Background Despite both Ireland and the United Kingdom providing free maternity care to all women, adverse fetal and maternal outcomes remain closely linked to social disadvantage and lack of support during pregnancy. A European survey found 42.4% of respondents had limited functional health literacy, closely liked to economic deprivation. Written information remains the main medium of communication for maternity services. It is likely that many of these messages are not adequately communicated to those most at risk.
Objectives This study examined the use of digital media by pregnant women to access healthcare information for pregnancy.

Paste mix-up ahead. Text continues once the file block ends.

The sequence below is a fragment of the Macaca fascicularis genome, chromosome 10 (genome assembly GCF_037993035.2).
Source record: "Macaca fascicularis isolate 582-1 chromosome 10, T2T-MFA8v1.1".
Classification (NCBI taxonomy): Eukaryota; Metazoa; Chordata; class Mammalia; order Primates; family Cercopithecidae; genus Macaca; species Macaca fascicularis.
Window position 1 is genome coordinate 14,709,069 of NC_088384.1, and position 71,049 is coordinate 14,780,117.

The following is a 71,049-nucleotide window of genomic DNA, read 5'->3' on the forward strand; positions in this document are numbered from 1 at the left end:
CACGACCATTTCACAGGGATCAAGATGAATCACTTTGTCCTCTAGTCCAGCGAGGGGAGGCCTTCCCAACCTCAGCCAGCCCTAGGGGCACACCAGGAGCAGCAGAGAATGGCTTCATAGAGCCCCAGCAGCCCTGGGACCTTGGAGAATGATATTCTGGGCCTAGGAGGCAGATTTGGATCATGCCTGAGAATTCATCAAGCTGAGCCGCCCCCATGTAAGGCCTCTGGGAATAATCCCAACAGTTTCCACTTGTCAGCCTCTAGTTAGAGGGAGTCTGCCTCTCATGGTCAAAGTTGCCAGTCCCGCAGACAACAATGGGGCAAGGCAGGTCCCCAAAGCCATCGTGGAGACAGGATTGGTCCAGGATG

Methods A survey was distributed to all antenatal patients attending clinics at a large Dublin maternity hospital.
Results Of the 218 women surveyed, 81% attended public clinics and 19% attended private clinics, 60% lived in Dublin and 40% were from surrounding counties, 18% were unemployed. Overall 94% used the internet to access information about pregnancy; 100% of unemployed women use the internet to access healthcare information and 75% of women have a smartphone. Newspapers were read by only 29% of women. All women wanted some form of online/digital support during their pregnancy, including weekly text messages about pregnancy stage-specific issues (cited by 45%), a maternity smartphone App (44%) and a website for feedback regarding their care (42%).
Conclusion Digital media use is widespread across all socioeconomic groups. Healthcare communication in pregnancy should focus on digital communication channels.
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